I got my first hint of Roger Penske's new 153-foot Feadship, Detroit Eagle, in mid-1998 when Penske's captain, Marc Greichen, mentioned he was headed to Holland. He piqued my interest, but offered no details. Later that summer, as we cruised together toward Newport, Greichen acknowledged that Feadship was building a new boat for Penske. Again, he shared nothing further.
Industry rumors continued to whet my gearhead interest, but it was not until I visited Feadship's De Vries yard in May 2000 that I got a full picture of this remarkable showcase of speed and power. Construction was well under way, with the metalwork largely completed, the propulsion package in place and systems installation proceeding quickly. The timing was fortuitous, for only in such an open condition can the incredible complexity of such a modern motoryacht be fully grasped.
Detroit Eagle is a mirror-perfect reflection of Penske's life and career. He first found fame as a race driver, and later found fortune in business. Detroit Diesel Corporation, one of his many acquisitions, is now under the Daimler Chrysler corporate umbrella, but Penske is still involved with the company and its products. One is Detroit Eagle's engines, which DDC developed with now-sister MTU.
Built entirely of aluminum, Detroit Eagle is powered by two of DDC/MTU's largest marine diesels, the 16-cylinder 4000 series, which put out 3,650 hp each. The engines drive Lips fixed-pitch propellers partially recessed into tunnels. The tunnels have large fixed wedges at their after end to lift the stern and reduce running trim.
The diesels push the yacht to an easy, all-day cruise speed of 23 knots at 1850 rpm, but occasionally Penske wants a little more. That's when the centerline surprise, a Lycoming TF-50 gas turbine, kicks in to contribute an additional 5,600 hp. For the combined diesel and gas turbine package, fuel burn at full power is nearly 750 gph. Long-range cruising at 14 knots consumes a much more reasonable 65 gph.
According to Greichen, turbine-boosted speed climbs to 32 knots when Detroit Eagle is fully loaded and approaches 35 knots in lighter conditions. That is not the 50-plus knots of some earlier turbine-powered pleasure craft, but Detroit Eagle is not a stripped-out speedboat masquerading as a yacht. Aluminum construction and cored joinery help reduce weight, but this is still a sizable yacht. She is fully outfitted with all the detail and quality for which Feadship is known, built for uncompromised cruising with an occasional burst of speed.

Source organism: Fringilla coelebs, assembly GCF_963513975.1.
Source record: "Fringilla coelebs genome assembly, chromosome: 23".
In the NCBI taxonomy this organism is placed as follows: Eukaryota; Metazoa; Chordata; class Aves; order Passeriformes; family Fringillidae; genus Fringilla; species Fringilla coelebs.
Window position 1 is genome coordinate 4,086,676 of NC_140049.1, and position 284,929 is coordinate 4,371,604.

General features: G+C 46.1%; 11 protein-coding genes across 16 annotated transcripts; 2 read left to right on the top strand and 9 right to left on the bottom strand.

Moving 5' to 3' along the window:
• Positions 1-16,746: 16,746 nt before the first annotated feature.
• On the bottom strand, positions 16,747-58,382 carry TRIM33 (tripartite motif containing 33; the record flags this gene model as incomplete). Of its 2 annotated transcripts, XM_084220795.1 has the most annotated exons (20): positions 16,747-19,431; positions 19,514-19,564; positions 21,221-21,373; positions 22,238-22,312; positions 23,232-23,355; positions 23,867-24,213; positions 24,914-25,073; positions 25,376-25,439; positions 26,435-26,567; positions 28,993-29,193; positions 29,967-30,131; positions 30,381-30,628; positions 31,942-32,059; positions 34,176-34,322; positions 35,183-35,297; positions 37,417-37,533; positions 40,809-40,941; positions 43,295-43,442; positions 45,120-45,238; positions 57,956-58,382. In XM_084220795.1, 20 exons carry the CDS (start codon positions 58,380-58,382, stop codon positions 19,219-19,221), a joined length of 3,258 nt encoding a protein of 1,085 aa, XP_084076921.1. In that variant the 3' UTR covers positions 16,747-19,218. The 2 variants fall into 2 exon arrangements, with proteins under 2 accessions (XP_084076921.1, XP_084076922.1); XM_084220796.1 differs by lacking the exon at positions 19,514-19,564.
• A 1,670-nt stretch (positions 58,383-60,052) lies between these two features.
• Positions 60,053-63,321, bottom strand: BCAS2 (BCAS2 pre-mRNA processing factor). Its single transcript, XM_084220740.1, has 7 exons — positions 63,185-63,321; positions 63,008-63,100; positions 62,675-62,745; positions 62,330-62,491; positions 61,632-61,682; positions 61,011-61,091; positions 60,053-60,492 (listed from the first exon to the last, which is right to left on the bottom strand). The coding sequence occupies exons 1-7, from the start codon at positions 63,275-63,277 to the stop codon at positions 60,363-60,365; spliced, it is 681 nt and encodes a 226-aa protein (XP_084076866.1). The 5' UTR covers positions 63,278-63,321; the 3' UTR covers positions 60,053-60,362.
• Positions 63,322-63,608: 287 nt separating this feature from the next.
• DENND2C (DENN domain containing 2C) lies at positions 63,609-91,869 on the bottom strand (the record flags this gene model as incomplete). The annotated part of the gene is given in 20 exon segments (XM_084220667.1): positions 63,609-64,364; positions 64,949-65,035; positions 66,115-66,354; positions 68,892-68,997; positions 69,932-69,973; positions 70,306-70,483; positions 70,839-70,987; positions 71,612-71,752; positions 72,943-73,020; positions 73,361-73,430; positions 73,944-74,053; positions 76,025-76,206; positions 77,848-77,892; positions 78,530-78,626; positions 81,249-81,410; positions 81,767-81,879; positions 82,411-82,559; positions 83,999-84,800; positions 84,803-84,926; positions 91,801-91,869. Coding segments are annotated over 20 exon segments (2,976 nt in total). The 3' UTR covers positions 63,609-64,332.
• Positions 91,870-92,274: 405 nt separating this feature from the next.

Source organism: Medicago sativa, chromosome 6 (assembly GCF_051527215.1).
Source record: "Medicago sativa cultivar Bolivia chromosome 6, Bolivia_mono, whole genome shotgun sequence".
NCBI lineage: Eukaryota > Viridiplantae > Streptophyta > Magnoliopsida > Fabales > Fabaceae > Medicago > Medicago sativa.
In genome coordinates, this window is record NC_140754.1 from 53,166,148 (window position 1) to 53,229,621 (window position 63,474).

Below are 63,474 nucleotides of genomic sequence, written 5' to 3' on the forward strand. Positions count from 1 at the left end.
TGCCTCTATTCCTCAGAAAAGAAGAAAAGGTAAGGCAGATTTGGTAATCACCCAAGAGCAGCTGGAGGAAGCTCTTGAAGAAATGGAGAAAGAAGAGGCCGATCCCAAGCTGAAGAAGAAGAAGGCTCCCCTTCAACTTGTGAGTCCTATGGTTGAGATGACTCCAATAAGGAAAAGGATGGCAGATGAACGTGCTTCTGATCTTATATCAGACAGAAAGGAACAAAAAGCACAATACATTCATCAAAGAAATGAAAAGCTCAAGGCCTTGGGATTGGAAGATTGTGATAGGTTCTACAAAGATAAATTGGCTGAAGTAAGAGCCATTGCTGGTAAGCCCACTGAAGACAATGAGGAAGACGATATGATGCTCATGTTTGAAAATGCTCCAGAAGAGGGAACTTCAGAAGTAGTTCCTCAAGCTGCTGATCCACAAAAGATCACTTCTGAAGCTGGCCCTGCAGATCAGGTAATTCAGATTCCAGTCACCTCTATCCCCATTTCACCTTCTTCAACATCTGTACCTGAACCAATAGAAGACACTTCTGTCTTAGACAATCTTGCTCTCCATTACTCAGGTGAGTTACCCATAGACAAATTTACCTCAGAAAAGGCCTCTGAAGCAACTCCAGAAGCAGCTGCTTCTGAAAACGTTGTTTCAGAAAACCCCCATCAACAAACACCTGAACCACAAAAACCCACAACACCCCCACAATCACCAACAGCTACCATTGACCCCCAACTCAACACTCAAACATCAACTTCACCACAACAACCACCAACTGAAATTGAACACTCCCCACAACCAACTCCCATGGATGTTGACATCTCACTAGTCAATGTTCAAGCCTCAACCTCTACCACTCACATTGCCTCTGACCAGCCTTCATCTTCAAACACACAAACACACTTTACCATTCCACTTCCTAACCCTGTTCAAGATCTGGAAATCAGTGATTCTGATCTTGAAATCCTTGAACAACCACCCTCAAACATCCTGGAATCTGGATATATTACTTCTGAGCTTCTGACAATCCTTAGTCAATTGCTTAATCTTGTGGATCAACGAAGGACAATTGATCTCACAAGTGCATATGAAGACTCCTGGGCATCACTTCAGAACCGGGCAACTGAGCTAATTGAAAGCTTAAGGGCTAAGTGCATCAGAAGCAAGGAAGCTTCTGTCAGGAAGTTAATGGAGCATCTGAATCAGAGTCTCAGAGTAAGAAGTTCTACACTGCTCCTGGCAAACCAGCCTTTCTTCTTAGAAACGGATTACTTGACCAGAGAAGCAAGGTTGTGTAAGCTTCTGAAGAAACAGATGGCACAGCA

After Detroit Eagle's completion, I visited her at New York's Chelsea Piers and watched highly capable chief engineer Dave Wilder supervise refueling from a tank barge. The procedures for high-speed, high-volume fuel transfer at 50 psi rival those of a well-trained pit crew. Wilder connected and rechecked 2-inch Cam-Loc hose fittings and scupper plugs to ensure no diesel sheen would stain the decks or the water around Detroit Eagle.
Almost everything in the engineroom, other than the 16V4000 diesels and the TF-50 turbine, is behind removable white panels that sport a red-and-black racing stripe. The engines are bright red with a lot of polished stainless ducting, piping, railings and trim; the sole is jet black. Wilder keeps it all spotless, and the effect is just as intended: The engineroom is a breathtaking showcase for Penske's DDC/MTU products and the company's capabilities.
Greichen is an all-too-rare combination of expertise, personality and humility. I know firsthand how much of himself he put into Detroit Eagle's design and construction, but his talk was of the contributions of Wilder and Dave Parry of Penske Power, who served as technical consultants for the machinery and its control and monitoring systems. Special mention also was made of supplier Cincinnati Gear, whose custom-built epicyclic gearbox, connecting the turbine to a Lips waterjet, has performed flawlessly.